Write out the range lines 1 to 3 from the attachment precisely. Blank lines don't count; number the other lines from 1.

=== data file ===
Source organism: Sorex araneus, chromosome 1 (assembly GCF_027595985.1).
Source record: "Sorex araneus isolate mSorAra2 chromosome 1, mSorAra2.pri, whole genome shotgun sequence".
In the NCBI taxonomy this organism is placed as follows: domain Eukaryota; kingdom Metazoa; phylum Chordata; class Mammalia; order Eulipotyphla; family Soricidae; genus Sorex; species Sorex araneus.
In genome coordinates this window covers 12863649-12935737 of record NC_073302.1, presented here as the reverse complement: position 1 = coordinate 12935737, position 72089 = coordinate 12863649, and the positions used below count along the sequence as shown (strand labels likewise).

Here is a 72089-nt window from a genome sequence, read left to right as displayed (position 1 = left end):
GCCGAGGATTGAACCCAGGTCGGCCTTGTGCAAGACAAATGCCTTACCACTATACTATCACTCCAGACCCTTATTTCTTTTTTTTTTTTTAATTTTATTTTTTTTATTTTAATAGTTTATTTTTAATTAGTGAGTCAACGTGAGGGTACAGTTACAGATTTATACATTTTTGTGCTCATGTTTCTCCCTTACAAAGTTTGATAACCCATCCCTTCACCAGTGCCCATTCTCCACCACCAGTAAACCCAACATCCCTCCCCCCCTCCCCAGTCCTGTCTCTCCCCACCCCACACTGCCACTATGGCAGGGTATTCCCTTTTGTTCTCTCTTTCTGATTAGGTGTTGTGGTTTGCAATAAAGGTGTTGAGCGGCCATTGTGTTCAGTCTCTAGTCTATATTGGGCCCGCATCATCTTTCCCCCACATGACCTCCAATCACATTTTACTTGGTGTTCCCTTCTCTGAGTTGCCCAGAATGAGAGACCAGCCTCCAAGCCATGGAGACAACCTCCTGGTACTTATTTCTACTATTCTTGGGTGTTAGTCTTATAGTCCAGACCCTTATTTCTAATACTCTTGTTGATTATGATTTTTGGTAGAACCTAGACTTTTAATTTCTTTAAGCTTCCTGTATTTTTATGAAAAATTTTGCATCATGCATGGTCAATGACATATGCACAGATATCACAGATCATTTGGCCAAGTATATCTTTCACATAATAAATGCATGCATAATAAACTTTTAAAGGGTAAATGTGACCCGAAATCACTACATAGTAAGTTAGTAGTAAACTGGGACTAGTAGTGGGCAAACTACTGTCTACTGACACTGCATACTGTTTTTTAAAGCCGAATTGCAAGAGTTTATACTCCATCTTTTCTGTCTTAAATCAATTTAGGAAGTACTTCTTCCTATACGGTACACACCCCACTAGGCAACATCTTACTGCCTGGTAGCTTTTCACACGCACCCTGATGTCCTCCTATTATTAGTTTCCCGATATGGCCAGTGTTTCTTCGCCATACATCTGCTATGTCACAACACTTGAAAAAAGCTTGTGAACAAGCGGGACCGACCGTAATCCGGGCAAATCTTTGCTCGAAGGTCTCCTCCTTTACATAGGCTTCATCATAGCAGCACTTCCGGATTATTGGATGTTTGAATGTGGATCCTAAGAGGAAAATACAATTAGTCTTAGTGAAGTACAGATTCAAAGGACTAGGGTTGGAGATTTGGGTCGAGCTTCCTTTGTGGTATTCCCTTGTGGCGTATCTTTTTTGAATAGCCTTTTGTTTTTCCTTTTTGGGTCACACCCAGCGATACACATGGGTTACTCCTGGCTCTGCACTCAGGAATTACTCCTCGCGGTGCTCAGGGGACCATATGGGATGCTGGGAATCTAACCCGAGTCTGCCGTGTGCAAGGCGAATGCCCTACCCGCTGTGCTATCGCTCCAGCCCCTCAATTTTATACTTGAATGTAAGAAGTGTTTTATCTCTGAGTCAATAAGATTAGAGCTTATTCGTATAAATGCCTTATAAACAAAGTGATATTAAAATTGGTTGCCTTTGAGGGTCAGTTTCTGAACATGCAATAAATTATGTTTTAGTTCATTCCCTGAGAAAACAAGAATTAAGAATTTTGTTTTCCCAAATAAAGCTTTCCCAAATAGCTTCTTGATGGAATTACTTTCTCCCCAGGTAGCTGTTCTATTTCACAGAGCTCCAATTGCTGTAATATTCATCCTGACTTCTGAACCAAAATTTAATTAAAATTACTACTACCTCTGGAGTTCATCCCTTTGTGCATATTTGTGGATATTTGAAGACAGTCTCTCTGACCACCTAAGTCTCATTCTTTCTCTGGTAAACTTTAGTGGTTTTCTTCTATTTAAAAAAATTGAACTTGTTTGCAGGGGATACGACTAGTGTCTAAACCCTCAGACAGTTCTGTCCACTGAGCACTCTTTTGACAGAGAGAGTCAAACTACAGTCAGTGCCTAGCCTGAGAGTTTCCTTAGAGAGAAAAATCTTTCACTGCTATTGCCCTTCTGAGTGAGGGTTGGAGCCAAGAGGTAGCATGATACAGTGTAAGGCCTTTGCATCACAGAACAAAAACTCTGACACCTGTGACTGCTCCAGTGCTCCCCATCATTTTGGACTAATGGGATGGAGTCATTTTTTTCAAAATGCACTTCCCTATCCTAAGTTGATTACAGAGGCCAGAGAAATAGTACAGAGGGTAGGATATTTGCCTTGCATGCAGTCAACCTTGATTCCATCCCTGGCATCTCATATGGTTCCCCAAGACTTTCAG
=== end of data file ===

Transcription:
Source organism: Sorex araneus, chromosome 1 (assembly GCF_027595985.1).
Source record: "Sorex araneus isolate mSorAra2 chromosome 1, mSorAra2.pri, whole genome shotgun sequence".
In the NCBI taxonomy this organism is placed as follows: domain Eukaryota; kingdom Metazoa; phylum Chordata; class Mammalia; order Eulipotyphla; family Soricidae; genus Sorex; species Sorex araneus.